And the view from the top was as incredible as the internet promised. We could see for miles and miles and miles, and there was a surprise modern art exhibition being held up there. It was a little disconcerting to be walking around on top of a church and I’ll be honest: my fear of heights prompted a couple of scary thoughts about what would happen if the marble under our feet suddenly decided it had had enough of being a roof and wanted to trade places with the floor. But it was still awesome, and I would do it again in a heartbeat.
After we climbed back down, our exit path took us through the interior for a very brief glimpse. We decided against buying a second ticket to tour the insides, so we were grateful they let us have a quick peek. I especially loved the columns and the stained glass.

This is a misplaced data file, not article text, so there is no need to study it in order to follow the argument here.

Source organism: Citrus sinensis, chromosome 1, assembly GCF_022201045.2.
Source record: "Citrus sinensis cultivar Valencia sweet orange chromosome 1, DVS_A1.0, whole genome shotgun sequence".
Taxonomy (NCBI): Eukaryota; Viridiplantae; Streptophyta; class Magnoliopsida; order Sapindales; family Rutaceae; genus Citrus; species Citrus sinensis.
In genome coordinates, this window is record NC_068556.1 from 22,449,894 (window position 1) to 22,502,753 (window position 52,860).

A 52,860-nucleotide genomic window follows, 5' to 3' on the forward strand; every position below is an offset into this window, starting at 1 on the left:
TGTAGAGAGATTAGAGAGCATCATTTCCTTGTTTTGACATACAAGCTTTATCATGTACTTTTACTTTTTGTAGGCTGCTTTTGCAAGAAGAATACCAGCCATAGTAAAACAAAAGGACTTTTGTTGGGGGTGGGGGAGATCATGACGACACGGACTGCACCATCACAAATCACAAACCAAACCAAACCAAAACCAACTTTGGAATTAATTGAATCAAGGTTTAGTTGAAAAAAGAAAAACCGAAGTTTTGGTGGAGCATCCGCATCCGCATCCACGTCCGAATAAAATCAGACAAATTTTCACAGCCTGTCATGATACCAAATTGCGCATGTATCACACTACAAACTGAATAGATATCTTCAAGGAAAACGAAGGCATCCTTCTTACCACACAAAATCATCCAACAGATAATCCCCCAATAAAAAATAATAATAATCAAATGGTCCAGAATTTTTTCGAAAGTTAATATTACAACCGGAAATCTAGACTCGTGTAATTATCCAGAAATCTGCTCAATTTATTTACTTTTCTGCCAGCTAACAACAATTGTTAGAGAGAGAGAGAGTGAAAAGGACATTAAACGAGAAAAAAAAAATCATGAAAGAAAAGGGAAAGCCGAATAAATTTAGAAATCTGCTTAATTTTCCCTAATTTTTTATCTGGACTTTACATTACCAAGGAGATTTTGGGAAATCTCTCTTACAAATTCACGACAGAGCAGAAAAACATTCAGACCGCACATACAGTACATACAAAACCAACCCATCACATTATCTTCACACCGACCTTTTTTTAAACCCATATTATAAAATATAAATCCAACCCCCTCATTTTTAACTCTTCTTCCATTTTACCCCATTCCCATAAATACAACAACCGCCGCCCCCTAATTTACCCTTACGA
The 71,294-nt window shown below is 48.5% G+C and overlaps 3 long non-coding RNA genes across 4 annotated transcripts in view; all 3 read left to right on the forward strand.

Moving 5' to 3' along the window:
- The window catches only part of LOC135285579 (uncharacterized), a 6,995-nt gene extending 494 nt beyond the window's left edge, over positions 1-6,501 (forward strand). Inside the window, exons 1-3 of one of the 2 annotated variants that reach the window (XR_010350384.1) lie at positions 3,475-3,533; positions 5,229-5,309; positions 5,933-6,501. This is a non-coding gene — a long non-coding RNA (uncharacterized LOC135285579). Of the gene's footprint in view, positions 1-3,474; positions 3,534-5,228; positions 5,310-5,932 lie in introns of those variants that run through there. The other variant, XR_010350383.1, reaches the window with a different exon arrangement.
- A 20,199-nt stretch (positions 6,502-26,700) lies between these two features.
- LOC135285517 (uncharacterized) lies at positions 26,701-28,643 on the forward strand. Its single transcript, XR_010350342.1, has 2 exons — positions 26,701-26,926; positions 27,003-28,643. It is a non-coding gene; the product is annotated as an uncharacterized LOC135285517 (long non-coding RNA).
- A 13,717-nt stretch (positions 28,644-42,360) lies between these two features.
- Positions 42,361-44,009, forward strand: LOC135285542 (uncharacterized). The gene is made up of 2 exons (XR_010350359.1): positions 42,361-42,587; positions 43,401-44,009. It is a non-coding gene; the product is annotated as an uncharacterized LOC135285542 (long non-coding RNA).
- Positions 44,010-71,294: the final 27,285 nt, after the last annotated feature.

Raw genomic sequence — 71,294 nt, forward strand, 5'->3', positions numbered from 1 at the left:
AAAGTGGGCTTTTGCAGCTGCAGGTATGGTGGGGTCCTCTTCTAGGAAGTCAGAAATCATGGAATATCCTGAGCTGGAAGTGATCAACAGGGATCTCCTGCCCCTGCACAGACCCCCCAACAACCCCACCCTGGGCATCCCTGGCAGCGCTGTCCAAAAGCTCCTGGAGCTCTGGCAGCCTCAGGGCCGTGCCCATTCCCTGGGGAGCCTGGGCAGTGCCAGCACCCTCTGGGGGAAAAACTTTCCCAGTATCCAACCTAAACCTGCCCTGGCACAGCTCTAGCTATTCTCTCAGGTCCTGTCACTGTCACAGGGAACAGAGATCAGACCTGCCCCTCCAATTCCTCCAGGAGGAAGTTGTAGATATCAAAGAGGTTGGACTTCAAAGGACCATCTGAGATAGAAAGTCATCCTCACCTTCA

Leslie: This is a must see! It’s a famous building for a reason: not only is it amazing from every side when you’re on the ground and inside, but I loved seeing the details up close when we went up to the terraces, and I was not expecting the statues and stuff on the top terrace. I loved this!
[pricing_column_name comment=””]Duomo di Milano Terraces[/pricing_column_name]
[line]Price: €9 by foot, €13 by lift[/line]
[price comment=”Our Rating”] (5 / 5)[/price]
Directly across from the Piazza del Duomo is the Galleria Vittorio Emanuele II, a super fancy shopping arcade.
Like, Louis Vuitton and Gucci fancy.
Leslie: It’s fun to window shop at designer stores for a change of pace.